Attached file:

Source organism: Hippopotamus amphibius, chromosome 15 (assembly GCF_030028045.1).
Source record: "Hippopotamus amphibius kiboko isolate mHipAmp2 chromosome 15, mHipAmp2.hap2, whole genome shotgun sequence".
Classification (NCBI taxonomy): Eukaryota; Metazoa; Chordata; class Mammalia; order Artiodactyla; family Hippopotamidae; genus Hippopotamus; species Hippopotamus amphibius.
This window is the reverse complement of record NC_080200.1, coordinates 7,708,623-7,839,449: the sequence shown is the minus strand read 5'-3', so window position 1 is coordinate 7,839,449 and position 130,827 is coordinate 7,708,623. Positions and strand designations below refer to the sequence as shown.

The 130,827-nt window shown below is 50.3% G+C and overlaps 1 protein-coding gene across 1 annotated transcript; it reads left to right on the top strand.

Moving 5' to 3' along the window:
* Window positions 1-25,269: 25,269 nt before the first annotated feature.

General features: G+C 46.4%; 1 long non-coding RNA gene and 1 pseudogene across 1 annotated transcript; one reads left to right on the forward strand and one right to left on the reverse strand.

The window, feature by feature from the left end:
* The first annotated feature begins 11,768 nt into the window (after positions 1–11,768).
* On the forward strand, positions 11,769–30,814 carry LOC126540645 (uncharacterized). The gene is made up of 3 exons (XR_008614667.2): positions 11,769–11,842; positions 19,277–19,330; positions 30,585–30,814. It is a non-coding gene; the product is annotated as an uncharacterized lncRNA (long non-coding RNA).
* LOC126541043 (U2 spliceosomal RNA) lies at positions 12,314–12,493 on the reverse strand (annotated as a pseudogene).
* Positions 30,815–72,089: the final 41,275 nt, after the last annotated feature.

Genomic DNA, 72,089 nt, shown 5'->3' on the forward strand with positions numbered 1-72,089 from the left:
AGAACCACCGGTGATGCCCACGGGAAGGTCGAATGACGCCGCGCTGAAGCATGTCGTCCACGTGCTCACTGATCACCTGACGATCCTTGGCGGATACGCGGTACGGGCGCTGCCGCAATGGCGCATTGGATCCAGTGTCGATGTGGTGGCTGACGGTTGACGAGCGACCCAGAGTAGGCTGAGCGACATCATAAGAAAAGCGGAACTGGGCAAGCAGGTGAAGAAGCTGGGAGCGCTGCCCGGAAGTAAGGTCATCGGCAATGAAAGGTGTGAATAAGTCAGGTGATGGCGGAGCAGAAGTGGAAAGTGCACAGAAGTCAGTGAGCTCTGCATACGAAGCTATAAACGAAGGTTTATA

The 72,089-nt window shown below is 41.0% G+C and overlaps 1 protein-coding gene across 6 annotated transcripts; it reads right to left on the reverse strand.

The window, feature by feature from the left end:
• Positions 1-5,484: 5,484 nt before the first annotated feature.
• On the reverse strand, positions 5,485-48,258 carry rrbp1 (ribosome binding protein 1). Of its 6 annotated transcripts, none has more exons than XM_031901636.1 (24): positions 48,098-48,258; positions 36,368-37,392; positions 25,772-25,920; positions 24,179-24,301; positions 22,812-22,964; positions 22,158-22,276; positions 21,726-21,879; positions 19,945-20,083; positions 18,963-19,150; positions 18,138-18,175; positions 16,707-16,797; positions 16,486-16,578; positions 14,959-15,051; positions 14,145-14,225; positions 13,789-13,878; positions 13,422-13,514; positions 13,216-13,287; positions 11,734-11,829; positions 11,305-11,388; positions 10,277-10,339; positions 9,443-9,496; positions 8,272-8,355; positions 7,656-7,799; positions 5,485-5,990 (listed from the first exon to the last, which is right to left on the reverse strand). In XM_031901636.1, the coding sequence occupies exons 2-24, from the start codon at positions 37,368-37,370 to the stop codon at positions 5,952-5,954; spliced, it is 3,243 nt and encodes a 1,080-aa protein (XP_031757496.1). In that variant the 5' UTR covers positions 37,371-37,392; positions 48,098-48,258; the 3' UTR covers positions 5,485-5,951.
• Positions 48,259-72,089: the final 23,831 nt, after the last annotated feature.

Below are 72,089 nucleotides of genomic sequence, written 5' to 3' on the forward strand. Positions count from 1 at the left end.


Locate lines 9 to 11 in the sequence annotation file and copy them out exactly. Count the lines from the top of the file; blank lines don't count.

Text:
The window, feature by feature from the left end:
* The first annotated feature begins 11,768 nt into the window (after positions 1–11,768).
* On the forward strand, positions 11,769–30,814 carry LOC126540645 (uncharacterized). The gene is made up of 3 exons (XR_008614667.2): positions 11,769–11,842; positions 19,277–19,330; positions 30,585–30,814. It is a non-coding gene; the product is annotated as an uncharacterized lncRNA (long non-coding RNA).